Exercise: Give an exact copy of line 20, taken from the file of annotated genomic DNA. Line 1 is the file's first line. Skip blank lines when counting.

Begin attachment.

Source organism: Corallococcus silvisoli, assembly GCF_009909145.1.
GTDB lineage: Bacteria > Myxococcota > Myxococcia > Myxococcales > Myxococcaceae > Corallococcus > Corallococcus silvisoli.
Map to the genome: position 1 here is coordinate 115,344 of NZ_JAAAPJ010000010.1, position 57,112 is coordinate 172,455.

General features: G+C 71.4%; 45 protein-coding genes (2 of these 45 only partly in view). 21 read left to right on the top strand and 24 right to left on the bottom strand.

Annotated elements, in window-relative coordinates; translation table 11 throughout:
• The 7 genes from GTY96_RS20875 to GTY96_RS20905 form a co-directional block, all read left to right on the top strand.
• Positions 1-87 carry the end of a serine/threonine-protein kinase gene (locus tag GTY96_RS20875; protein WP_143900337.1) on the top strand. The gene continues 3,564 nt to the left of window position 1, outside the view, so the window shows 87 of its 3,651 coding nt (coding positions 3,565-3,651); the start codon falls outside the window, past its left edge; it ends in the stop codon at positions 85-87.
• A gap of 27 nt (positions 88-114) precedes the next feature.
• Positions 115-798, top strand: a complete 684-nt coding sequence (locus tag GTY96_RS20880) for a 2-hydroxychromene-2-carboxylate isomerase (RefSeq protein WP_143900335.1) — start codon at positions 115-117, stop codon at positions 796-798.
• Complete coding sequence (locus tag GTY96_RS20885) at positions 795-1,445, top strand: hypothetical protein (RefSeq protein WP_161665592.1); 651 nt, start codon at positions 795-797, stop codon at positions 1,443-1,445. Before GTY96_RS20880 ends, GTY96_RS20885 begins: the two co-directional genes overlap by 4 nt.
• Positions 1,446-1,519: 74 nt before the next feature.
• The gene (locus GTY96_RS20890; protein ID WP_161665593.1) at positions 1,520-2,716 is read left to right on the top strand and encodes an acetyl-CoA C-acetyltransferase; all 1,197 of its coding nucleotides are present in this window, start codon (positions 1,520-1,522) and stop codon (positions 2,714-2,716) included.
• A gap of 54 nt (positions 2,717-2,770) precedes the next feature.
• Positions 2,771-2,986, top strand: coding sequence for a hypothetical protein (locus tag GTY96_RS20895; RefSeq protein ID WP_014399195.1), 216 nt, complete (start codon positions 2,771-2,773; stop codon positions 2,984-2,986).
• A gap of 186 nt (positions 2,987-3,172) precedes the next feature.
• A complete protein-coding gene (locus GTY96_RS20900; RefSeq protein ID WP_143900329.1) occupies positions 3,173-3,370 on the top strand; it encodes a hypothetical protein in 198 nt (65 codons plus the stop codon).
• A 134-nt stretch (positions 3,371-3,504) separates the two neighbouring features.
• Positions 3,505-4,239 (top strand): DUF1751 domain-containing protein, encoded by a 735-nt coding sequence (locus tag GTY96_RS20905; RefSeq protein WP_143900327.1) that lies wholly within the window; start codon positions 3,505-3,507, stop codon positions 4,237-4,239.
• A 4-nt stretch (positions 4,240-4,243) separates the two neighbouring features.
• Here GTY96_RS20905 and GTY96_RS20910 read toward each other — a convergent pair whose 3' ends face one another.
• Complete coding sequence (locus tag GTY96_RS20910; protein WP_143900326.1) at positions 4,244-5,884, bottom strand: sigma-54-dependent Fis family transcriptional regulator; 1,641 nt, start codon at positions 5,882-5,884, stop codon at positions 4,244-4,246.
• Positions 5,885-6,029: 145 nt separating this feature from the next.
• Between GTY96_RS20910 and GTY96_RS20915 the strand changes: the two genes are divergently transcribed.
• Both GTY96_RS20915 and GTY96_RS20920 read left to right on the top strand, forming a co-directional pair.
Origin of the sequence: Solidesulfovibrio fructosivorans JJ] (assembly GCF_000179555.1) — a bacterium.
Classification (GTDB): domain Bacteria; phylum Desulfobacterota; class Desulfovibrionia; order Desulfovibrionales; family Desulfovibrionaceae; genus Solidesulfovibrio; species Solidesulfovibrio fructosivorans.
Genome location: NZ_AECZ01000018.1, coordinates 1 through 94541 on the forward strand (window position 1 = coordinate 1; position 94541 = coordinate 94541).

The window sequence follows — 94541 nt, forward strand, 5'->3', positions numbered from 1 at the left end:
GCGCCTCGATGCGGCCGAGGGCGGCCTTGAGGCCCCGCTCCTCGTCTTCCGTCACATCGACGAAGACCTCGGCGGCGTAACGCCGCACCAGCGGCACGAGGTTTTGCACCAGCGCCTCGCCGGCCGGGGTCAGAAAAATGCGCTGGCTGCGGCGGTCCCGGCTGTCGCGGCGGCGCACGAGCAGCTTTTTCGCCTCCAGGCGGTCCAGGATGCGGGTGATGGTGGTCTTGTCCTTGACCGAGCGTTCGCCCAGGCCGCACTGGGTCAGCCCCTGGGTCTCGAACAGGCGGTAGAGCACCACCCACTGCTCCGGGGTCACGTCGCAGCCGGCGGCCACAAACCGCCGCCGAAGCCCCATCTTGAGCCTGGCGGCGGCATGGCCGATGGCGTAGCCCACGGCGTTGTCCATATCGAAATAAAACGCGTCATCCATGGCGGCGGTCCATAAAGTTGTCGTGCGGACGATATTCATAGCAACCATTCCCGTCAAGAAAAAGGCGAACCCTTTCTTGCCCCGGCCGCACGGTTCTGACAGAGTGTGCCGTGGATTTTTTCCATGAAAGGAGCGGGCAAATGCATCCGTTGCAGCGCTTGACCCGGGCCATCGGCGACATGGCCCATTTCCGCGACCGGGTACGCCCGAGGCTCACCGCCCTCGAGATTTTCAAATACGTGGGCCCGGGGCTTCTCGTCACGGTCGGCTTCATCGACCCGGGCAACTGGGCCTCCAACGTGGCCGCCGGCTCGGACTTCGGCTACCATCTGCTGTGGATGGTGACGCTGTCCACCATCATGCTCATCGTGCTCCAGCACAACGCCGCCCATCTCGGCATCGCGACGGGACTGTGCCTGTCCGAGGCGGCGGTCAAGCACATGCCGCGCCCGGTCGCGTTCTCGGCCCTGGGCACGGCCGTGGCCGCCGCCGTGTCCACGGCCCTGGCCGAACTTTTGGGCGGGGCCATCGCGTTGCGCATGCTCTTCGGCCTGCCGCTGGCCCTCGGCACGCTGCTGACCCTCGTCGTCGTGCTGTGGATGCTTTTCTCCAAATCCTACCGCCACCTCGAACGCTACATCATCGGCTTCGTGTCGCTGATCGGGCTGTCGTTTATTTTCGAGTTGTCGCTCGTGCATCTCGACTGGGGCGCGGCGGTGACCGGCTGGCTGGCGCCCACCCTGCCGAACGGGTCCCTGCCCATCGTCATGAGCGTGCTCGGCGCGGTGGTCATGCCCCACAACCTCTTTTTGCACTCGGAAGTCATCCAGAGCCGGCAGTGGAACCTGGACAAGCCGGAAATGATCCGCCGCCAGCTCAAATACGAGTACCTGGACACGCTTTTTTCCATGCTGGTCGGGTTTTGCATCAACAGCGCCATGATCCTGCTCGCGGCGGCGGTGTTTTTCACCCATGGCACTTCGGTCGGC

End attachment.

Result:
• Here GTY96_RS20905 and GTY96_RS20910 read toward each other — a convergent pair whose 3' ends face one another.